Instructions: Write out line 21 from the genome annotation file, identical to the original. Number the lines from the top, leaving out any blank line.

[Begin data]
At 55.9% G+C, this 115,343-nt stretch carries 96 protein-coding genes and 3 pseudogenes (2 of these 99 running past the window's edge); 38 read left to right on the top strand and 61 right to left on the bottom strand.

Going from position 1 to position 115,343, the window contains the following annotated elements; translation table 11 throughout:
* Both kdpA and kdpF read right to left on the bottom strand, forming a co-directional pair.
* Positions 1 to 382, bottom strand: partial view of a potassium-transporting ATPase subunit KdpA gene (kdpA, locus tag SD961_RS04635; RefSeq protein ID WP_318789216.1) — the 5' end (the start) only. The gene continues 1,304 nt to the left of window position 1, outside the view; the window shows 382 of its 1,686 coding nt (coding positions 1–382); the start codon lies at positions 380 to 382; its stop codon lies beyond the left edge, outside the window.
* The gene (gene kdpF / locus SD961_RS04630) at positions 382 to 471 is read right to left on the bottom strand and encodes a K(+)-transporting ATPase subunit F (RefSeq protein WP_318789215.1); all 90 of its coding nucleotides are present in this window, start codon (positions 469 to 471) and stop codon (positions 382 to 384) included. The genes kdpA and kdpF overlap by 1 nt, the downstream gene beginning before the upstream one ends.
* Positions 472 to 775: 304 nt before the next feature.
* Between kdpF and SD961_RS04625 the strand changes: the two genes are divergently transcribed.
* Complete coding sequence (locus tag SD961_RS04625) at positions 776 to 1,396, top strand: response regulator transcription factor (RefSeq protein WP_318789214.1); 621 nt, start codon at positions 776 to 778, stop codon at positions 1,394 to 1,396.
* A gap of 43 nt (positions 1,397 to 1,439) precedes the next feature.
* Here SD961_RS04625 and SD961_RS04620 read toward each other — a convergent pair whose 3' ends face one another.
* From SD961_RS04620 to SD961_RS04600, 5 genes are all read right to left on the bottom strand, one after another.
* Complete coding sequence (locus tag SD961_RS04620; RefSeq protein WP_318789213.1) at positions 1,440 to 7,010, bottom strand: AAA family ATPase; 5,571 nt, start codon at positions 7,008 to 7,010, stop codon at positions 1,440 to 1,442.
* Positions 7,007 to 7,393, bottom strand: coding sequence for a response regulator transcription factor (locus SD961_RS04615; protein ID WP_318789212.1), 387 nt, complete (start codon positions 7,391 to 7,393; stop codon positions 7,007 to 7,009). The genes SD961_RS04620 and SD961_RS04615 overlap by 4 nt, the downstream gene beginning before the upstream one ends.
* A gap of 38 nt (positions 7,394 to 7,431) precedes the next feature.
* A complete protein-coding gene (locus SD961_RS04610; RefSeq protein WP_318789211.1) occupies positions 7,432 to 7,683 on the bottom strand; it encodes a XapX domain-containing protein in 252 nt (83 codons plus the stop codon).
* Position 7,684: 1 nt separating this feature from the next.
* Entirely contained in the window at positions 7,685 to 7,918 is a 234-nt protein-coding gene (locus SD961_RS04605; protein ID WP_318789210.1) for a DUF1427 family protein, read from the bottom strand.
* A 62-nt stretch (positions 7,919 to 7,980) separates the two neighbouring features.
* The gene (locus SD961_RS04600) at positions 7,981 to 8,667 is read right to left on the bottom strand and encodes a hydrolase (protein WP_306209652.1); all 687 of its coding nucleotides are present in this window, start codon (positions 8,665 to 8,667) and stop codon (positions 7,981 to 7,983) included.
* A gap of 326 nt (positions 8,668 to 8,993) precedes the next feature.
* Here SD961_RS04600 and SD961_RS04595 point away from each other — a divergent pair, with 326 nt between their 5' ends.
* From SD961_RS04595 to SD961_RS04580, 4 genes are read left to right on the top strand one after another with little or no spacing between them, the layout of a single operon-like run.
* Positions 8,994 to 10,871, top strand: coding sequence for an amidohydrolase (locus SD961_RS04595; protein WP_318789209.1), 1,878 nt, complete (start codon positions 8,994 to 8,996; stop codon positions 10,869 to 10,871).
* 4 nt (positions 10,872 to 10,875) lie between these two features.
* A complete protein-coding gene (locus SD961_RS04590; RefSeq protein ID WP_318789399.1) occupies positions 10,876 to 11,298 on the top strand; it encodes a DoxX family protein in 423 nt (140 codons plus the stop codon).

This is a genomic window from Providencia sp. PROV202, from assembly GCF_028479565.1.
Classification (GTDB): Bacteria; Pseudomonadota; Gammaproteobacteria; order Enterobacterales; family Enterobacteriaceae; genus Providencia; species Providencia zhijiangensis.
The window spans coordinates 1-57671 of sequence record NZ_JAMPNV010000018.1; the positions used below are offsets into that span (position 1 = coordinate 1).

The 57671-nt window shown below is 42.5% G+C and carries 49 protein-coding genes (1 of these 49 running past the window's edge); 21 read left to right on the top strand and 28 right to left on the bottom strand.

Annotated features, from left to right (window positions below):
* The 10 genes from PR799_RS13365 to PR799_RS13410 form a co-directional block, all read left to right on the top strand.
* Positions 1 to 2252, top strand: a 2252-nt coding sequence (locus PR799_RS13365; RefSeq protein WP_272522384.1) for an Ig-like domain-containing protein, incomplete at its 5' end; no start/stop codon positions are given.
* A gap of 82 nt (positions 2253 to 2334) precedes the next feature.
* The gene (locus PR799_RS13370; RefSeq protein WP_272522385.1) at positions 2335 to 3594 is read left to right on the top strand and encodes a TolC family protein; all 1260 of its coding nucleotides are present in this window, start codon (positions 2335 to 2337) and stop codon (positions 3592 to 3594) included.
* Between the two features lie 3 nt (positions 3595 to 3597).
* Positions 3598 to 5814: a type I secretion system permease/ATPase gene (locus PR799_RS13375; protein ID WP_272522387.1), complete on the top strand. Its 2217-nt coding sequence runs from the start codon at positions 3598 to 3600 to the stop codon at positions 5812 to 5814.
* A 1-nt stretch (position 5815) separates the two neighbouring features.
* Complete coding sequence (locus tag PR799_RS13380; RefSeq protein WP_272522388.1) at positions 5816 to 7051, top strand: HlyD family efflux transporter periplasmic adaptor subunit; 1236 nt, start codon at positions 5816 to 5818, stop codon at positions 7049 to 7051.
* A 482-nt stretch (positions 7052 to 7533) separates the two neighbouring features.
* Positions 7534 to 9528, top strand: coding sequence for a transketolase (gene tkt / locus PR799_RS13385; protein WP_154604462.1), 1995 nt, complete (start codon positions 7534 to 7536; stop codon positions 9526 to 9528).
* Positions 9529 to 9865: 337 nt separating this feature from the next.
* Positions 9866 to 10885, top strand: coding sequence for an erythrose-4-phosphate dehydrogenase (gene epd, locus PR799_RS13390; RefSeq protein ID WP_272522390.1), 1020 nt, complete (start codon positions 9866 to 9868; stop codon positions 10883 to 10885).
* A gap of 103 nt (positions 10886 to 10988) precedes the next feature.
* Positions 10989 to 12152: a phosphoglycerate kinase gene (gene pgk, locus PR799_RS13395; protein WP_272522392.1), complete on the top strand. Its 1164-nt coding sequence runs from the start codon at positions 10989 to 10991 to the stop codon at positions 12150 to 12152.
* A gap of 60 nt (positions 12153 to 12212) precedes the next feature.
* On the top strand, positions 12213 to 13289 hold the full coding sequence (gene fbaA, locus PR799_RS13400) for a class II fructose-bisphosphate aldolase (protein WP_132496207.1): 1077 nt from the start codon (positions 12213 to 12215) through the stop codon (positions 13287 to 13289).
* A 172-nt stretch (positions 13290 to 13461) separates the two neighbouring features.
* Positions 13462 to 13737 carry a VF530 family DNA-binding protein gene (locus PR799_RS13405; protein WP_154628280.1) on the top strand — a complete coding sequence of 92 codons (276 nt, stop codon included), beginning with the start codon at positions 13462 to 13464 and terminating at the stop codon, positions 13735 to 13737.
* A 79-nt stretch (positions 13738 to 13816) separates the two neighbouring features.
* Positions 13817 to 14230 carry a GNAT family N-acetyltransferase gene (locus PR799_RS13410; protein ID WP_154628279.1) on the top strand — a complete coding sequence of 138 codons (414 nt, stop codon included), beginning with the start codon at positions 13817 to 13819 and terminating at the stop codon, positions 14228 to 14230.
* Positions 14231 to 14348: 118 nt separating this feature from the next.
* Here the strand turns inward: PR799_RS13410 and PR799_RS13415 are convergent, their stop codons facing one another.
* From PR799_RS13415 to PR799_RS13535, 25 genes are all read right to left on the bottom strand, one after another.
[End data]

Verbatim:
* Here SD961_RS04600 and SD961_RS04595 point away from each other — a divergent pair, with 326 nt between their 5' ends.